Put some work into Plan 9's APE, its Linux runtime. Again, make it capable of running Linux containers. To Plan 9 they'd just be processes and it was built to efficiently fling them around a network.

I have looked into container-hosting Linux distros for several different dayjobs. I can't give details, but they scare me. One I've tried has a min spec of 8GB of RAM and 40GB of disk per cluster node, and a minimum of 3-4 nodes.

This is not small efficient tech. But it could be; SmartOS shows that.

 - Hell, more down to earth -- many old Linux hands are deserting to FreeBSD in disgust over systemd. FreeBSD already has containers and a quite current Linux runtime, the Linuxulator. It would be relatively easy to put them together and have FreeBSD host Linux containers, but the sort of people who dislike systemd also dislike containers.

Not everything would run under containers, sure, no. But they're suitable for far bigger workloads than is generally expected. You can migrate a whole complex Linux server into a container -- P2V migration as was once common when moving to hypervisors. I've talked to people doing it.

Ubuntu LXD is specifically intended for this, because Ubuntu isn't certified for SAP, only SUSE is, so Ubuntu wants to be able to run SLE userlands. Ditto some RHEL-only stuff.

But what if it doesn't work with containers at all?

Well, as parallels...

[1] A lot of Win32 stuff got abandoned with the move to WinXP. People liked the new OS enough that stuff that didn't work got left behind.

[2] Apple formalised this with Carbon after the NeXT acquisition. The MacOS APIs were not clean and suitable for a pre-emptive multitasking OS. So Apple stripped them out and said "if you use this subset, your app can be ported. If you don't, it can't."

Over the next few years, the old OS was forcibly phased out -- there is a generation of late-era gigahertz-class G4 and G5 PowerMac that refuses to boot classic MacOS. Apple tweaked the firmware to prevent it. You _had_ to run OS X on them, and although versions >= 10.4 could run a Classic MacOS VM, not everything worked in a VM.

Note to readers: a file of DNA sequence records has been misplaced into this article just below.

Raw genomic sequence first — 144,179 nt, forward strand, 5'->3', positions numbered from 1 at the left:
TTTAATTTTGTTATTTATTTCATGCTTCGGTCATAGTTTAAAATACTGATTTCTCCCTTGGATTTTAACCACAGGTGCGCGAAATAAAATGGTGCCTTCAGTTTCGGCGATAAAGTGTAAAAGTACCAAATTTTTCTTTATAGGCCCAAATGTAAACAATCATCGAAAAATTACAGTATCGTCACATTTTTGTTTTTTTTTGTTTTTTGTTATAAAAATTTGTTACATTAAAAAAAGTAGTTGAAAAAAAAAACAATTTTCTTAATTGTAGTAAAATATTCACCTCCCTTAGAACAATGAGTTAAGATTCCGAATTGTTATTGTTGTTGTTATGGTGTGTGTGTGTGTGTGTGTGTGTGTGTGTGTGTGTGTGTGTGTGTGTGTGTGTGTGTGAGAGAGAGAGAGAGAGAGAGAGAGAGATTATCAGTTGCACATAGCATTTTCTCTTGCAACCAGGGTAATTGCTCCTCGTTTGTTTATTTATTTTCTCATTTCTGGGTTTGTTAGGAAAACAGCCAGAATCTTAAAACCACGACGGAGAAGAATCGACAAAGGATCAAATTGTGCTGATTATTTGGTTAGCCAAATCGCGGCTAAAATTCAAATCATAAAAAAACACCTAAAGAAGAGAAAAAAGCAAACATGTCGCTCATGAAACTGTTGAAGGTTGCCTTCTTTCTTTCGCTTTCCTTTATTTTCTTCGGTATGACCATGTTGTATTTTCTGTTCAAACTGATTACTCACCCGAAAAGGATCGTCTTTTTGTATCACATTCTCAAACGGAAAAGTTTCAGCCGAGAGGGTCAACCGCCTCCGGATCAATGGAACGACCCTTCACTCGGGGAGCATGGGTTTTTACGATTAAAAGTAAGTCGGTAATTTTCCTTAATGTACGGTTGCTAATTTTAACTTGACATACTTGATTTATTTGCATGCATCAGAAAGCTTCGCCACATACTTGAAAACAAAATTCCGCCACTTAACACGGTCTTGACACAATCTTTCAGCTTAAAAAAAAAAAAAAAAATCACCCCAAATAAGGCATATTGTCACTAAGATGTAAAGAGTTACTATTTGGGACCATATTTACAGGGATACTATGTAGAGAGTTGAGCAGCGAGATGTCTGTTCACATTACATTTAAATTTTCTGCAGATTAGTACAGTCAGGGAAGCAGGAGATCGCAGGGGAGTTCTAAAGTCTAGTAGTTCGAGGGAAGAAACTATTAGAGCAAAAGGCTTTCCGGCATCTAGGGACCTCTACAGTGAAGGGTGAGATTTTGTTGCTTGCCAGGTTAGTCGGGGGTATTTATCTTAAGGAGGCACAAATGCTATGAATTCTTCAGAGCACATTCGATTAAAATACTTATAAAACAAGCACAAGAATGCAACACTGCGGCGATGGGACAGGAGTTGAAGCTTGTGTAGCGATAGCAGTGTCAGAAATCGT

So the developers had to migrate. And they did, because although it was a lot of work, they wanted to keep selling software.

It worked so well that in the end the migration from PowerPC to Intel was less painful than the one from classic MacOS to OS X.

So maybe Linux workloads that won't work in containers will just go away, replaced by ones that will -- and apps that play nice in a container don't care what distro they're on, and that means that they will run on top of SmartOS and FreeBSD and maybe in time Minix 3 or Plan 9.

And so we'll get that newer, cleaner, reworked Unix after all, but not by any incremental process, by a quite dramatic big-bang approach.

And if there comes a point when it's desirable to run these alternative OSes for some users, because they provide useful features in nice handy easy ways, well, maybe they'll gain traction.

And if that happened, then maybe some people will investigate native ports instead of containerised Linux versions, and gain some edge, and suddenly the Unix world will be blown wide open again.

Might happen. Might not. It's not what I am really interested in, TBH. But it's possible -- existing products, shipping for a few years, show that.